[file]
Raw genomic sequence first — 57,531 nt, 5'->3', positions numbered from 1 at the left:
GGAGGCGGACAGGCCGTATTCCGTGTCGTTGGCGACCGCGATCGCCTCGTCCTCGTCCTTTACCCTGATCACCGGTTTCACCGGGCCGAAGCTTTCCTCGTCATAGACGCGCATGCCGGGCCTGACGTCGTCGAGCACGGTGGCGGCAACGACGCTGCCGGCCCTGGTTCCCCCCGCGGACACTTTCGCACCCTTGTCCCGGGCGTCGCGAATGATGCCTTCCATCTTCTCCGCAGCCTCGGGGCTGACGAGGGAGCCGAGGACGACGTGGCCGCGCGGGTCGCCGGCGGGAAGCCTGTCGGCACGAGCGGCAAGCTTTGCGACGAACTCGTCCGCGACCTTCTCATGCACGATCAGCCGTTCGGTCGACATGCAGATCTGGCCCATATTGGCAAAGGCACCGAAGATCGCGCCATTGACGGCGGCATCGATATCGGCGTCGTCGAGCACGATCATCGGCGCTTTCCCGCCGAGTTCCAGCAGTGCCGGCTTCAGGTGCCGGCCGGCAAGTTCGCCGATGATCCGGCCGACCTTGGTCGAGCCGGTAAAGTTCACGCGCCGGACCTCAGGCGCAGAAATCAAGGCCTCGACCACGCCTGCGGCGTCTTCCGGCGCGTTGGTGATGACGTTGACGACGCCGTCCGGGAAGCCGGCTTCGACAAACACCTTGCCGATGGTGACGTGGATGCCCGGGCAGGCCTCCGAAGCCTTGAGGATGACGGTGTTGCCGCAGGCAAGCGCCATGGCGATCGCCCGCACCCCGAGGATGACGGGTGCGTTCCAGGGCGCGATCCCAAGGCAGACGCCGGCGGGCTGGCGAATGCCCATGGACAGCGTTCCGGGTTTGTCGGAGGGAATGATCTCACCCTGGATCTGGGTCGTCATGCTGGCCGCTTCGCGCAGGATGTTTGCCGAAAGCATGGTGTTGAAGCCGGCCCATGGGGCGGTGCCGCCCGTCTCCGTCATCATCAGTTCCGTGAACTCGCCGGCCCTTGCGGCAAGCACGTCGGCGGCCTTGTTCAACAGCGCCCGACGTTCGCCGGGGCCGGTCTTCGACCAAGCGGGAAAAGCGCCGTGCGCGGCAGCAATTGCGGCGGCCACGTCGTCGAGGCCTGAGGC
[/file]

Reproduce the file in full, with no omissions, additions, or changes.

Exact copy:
Raw genomic sequence first — 57,531 nt, 5'->3', positions numbered from 1 at the left:
GGAGGCGGACAGGCCGTATTCCGTGTCGTTGGCGACCGCGATCGCCTCGTCCTCGTCCTTTACCCTGATCACCGGTTTCACCGGGCCGAAGCTTTCCTCGTCATAGACGCGCATGCCGGGCCTGACGTCGTCGAGCACGGTGGCGGCAACGACGCTGCCGGCCCTGGTTCCCCCCGCGGACACTTTCGCACCCTTGTCCCGGGCGTCGCGAATGATGCCTTCCATCTTCTCCGCAGCCTCGGGGCTGACGAGGGAGCCGAGGACGACGTGGCCGCGCGGGTCGCCGGCGGGAAGCCTGTCGGCACGAGCGGCAAGCTTTGCGACGAACTCGTCCGCGACCTTCTCATGCACGATCAGCCGTTCGGTCGACATGCAGATCTGGCCCATATTGGCAAAGGCACCGAAGATCGCGCCATTGACGGCGGCATCGATATCGGCGTCGTCGAGCACGATCATCGGCGCTTTCCCGCCGAGTTCCAGCAGTGCCGGCTTCAGGTGCCGGCCGGCAAGTTCGCCGATGATCCGGCCGACCTTGGTCGAGCCGGTAAAGTTCACGCGCCGGACCTCAGGCGCAGAAATCAAGGCCTCGACCACGCCTGCGGCGTCTTCCGGCGCGTTGGTGATGACGTTGACGACGCCGTCCGGGAAGCCGGCTTCGACAAACACCTTGCCGATGGTGACGTGGATGCCCGGGCAGGCCTCCGAAGCCTTGAGGATGACGGTGTTGCCGCAGGCAAGCGCCATGGCGATCGCCCGCACCCCGAGGATGACGGGTGCGTTCCAGGGCGCGATCCCAAGGCAGACGCCGGCGGGCTGGCGAATGCCCATGGACAGCGTTCCGGGTTTGTCGGAGGGAATGATCTCACCCTGGATCTGGGTCGTCATGCTGGCCGCTTCGCGCAGGATGTTTGCCGAAAGCATGGTGTTGAAGCCGGCCCATGGGGCGGTGCCGCCCGTCTCCGTCATCATCAGTTCCGTGAACTCGCCGGCCCTTGCGGCAAGCACGTCGGCGGCCTTGTTCAACAGCGCCCGACGTTCGCCGGGGCCGGTCTTCGACCAAGCGGGAAAAGCGCCGTGCGCGGCAGCAATTGCGGCGGCCACGTCGTCGAGGCCTGAGGC